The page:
Iain Softley is one versatile director. He made his big-screen debut with the Beatles biopic Backbeat. Then came teen computer drama Hackers with Angelina Jolie, and Henry James adaptation The Wings Of The Dove starring Helena Bonham Carter. Next up was sci-fi movie K-PAX with Kevin Spacey, followed by supernatural thriller The Skeleton Key featuring Kate Hudson in a rare non-rom-com outing.
Interview with Rupert Wyatt, writer-director of The Escapist
After developing features for Miramax in New York, working in British television, and writing and directing several successful short films, Rupert Wyatt makes his feature debut with The Escapist, a prison escape drama about a life-prisoner who decides to break out of prison when he discovers his daughter is critically ill.
Interview with Andrea Arnold, writer-director of Fish Tank
For Andrea Arnold filmmaking is all about instinct. Like her decision to cast Michael Fassbender, the star of Hunger, in her new film Fish Tank. “I cast Michael after seeing him in a clip of Irvine Welsh’s Wedding Belles,” says Arnold, who at the time was unaware of the actor’s celebrated turn in Steve McQueen’s film. “I made a decision on the strength of that clip, on instinct. We didn’t even get to meet because he was in South Africa filming, but he felt absolutely right.”
The List Magazine
Interview with Mark Strong, star of The Young Victoria
‘You cannot play an “evil” character without finding the humanity in them. That’s what I find very interesting. You’re not asking for sympathy, but you’re not just painting a one-dimensional character,’ says Mark Strong. Having played his fair share of menacing men, he speaks from experience. Who can forget his performance as gangster Harry Starks in the small-screen version of Jake Arnott’s The Long Firm? Or his penchant for ripping out fingernails as the Iranian agent Mussawi in Syriana? Or even his murderous pursuit of the throne as ruthless royal Septimus in Stardust?
Interview with Brian Cox, star of The Escapist
As Brian Cox welcomes me into the interview room at London’s Gibson Guitar Studio, he points out a picture of Syd Barrett, ‘a son of Cambridge’, on the wall. It’s been just a few months since the Dundee-born actor was treading the boards on Broadway to the sounds of Pink Floyd, playing a communist Cambridge don in Tom Stoppard’s Rock ‘n’ Roll.
Interview with Jaume Balaguero, director of [REC]
Having studied media at university in Barcelona, Balagueró worked in radio before cutting his filmmaking teeth on several shorts. His feature film debut came in 1999 with an adaptation of British horror writer Ramsey Campbell’s The Nameless, and was followed, three years later, by box-office success Darkness.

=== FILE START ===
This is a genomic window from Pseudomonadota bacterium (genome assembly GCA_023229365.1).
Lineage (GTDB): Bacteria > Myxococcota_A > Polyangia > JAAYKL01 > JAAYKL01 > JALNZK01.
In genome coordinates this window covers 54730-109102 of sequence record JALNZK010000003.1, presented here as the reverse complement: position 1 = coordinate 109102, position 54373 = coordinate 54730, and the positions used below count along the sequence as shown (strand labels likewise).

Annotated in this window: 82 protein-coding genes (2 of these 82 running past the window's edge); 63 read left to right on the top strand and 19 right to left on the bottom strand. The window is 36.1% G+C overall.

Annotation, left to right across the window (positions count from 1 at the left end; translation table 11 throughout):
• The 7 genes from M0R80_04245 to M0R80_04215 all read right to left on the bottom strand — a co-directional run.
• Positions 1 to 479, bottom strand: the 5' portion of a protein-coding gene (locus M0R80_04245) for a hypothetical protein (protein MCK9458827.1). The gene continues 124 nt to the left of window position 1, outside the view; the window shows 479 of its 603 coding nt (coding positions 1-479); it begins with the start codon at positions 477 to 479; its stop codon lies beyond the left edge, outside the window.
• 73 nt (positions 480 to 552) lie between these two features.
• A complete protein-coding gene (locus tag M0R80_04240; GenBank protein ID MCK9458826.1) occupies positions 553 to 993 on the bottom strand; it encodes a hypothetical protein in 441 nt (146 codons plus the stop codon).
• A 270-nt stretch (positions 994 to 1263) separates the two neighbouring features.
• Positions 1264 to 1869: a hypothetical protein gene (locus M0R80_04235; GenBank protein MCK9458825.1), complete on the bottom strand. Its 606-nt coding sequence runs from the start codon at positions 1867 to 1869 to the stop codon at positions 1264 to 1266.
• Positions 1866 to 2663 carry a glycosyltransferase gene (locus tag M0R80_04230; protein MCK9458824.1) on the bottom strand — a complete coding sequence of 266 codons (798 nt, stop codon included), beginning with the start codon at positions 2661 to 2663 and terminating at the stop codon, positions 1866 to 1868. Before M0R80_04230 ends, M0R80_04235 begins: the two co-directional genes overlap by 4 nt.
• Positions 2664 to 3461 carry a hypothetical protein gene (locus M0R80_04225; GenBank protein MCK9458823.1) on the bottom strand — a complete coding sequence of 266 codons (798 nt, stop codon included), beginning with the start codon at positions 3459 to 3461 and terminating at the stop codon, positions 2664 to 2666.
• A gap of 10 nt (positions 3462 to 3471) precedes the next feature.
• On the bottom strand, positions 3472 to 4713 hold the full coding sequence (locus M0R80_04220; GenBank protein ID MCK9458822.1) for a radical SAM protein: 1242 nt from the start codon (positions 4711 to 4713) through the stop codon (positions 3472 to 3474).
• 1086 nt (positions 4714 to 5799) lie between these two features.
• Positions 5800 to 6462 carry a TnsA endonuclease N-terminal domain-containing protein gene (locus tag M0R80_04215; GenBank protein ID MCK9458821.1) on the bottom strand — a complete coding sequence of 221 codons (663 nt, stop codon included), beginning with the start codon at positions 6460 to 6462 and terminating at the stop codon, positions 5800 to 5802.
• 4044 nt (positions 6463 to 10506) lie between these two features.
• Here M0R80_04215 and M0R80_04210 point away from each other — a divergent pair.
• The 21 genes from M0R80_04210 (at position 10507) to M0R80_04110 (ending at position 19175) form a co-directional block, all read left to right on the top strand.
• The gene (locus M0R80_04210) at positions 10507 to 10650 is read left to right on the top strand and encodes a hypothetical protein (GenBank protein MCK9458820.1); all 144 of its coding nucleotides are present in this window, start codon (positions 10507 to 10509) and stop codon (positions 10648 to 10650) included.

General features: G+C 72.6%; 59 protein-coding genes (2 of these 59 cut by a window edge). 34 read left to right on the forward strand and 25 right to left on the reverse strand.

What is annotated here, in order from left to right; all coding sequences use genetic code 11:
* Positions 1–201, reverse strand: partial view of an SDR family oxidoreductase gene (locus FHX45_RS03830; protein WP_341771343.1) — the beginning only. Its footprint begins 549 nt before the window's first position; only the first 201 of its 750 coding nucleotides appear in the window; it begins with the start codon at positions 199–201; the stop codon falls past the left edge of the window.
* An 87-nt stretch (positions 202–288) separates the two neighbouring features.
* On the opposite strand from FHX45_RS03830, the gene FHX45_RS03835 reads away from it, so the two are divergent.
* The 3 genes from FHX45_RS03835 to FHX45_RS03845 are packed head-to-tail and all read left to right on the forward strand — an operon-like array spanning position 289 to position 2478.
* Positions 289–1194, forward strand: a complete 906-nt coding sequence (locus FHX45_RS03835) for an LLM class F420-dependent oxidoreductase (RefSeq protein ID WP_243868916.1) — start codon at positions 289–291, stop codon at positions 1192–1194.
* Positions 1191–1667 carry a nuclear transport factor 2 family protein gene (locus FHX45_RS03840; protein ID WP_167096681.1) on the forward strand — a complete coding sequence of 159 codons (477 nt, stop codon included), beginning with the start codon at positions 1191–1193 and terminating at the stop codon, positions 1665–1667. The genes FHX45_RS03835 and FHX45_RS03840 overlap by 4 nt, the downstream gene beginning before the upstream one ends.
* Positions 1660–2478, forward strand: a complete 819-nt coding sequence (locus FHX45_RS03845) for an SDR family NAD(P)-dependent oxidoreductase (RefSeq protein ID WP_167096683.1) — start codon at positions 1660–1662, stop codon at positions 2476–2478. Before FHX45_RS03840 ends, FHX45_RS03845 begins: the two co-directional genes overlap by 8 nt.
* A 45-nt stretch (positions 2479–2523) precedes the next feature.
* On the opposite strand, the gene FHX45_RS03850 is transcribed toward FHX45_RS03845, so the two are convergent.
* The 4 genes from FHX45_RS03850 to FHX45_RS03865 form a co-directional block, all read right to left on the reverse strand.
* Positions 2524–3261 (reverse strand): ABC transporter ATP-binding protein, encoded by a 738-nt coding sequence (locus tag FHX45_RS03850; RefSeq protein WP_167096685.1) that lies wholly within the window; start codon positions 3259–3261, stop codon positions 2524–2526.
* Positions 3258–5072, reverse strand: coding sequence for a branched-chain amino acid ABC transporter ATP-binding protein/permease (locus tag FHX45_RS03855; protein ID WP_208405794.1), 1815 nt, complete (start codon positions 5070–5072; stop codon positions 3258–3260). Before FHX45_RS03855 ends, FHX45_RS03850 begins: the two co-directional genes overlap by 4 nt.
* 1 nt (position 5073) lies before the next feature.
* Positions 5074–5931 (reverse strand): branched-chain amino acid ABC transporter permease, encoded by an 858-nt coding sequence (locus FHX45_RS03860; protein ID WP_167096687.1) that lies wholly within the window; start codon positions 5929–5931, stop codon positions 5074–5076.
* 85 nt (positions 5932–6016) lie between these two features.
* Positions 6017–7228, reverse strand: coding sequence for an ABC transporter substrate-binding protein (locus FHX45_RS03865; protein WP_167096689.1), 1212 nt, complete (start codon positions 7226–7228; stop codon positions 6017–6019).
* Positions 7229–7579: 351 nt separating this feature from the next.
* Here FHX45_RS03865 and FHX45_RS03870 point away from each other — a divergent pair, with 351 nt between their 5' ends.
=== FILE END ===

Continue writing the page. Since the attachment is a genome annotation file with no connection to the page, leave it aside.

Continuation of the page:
Regional UK Press
Interview with Rainn Wilson, star of The Office and The Rocker
Sometimes being an actor means being strapped to the roof of a speeding van in the middle of the night or being hosed down repeatedly with six kinds of synthetic sweat, as Rainn Wilson found out on the set of his latest film The Rocker, a seriously funny comedy about a failed drummer who gets a second chance at the big time… in his nephew’s teen band.
Interview with Julian Fellowes, screenwriter of The Young Victoria
Screenwriter, novelist, actor, director, and producer. Is there anything Julian Fellowes can’t do? The answer is navigate, or so he tells me as we sit in a huge multiplex cinema in Milton Keynes. I’m here thanks to an invitation to a sneak preview of his latest film The Young Victoria, a wonderfully lavish drama about the turbulent early years of Queen Victoria’s reign and her romance with Prince Albert. Julian’s here thanks to a satnav.
Public speaking is not something most people relish. As comedian Jerry Seinfeld joked, ‘to the average person, if you go to a funeral, you’re better off in the casket than doing the eulogy.’ So imagine the fear experienced by a man with a nervous stutter who’s tasked with speaking not just to a room full of people, but to an entire nation. That man was King George VI, who reluctantly became monarch after his brother abdicated to marry American divorcee Wallis Simpson.
Interview with Stephen Woolley, producer of Sounds Like Teen Spirit
Leading British producer Stephen Woolley has spent a lifetime steeped in movies, from tearing cinema tickets in 1970s London to producing a string of award-winning box-office hits including The Crying Game and How to Lose Friends and Alienate People. But when he’s not busy working with stars such as Tom Cruise, Julia Roberts, and Simon Pegg, there’s nothing Stephen loves more than relaxing at home in Dyrham, his haven of peace and tranquility for the past thirteen years.